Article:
McCandless v. United States, 298 U.S. 342 (1936)
U.S. Supreme CourtMcCandless v. United States, 298 U.S. 342 (1936)
McCandless v. United States
Argued March 30, 1936
Decided May 18, 1936
298 U.S. 342
1. In condemnation cases, the most profitable use to which the land can probably be put in the reasonably near future may be shown and considered as bearing upon the market value, and the fact that such use can be made only in connection with other lands does not necessarily exclude it from consideration if the possibility of such connection is reasonably sufficient to affect market value. P. 298 U. S. 345.
2. An offer of proof cannot be denied as remote or speculative because it does not cover every fact necessary to prove the issue. It if be an appropriate link in the chain of proof, that is enough. P. 298 U. S. 346.
3. In a suit to condemn land which would be adapted to the successful growth of sugar cane if provided with sufficient water for irrigation, held:
(1) Erroneous to reject, upon the ground of immateriality, an offer to prove that a supply of water was available on other, distant land, and might be brought to the land sought to be condemned at an expense consistent with its profitable use. P. 298 U. S. 345.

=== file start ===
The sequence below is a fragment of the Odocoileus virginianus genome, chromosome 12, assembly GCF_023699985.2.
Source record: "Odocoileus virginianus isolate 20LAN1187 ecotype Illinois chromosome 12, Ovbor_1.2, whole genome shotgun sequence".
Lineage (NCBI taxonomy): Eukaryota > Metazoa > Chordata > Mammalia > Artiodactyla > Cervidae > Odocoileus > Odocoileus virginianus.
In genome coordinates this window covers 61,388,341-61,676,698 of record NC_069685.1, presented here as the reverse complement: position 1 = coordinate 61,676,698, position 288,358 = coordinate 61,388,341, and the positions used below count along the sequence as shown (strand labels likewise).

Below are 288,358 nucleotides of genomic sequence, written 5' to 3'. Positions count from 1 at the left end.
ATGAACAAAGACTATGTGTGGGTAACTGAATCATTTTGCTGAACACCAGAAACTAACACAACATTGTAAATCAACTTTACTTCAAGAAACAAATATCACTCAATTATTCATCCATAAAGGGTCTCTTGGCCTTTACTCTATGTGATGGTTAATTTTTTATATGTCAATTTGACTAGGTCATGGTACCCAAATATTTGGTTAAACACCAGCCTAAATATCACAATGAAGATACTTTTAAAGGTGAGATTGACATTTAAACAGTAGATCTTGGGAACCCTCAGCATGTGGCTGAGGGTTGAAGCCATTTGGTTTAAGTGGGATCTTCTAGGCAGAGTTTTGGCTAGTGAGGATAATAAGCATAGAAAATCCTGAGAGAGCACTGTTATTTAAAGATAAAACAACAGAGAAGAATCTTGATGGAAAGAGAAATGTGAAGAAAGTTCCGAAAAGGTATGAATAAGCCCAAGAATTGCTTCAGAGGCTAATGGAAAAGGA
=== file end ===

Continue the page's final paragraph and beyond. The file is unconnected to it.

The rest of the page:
(2) The error was prejudicial notwithstanding that the offer was not supplemented by a further offer to prove the cost of developing and delivering a sufficient supply, and what would be the value of the land when so reclaimed. P. 298 U. S. 347.
4. Section 269, Jud.Code, requiring that judgment on review shall be given after an examination of the entire record "without regard to technical errors, defects, or exceptions which do not affect the substantial rights of the parties," does not change the well settled rule that an erroneous ruling which relates to the substantial rights of a party is ground for reversal unless it affirmatively appears from the whole record that it was not prejudicial. P. 298 U. S. 347.
74 F.2d 596 reversed.
Certiorari, 296 U. S. 570, to review the affirmance of a judgment condemning land in Hawaii for the United States and fixing the compensation at a sum not satisfactory to the landowners, who on that account appealed.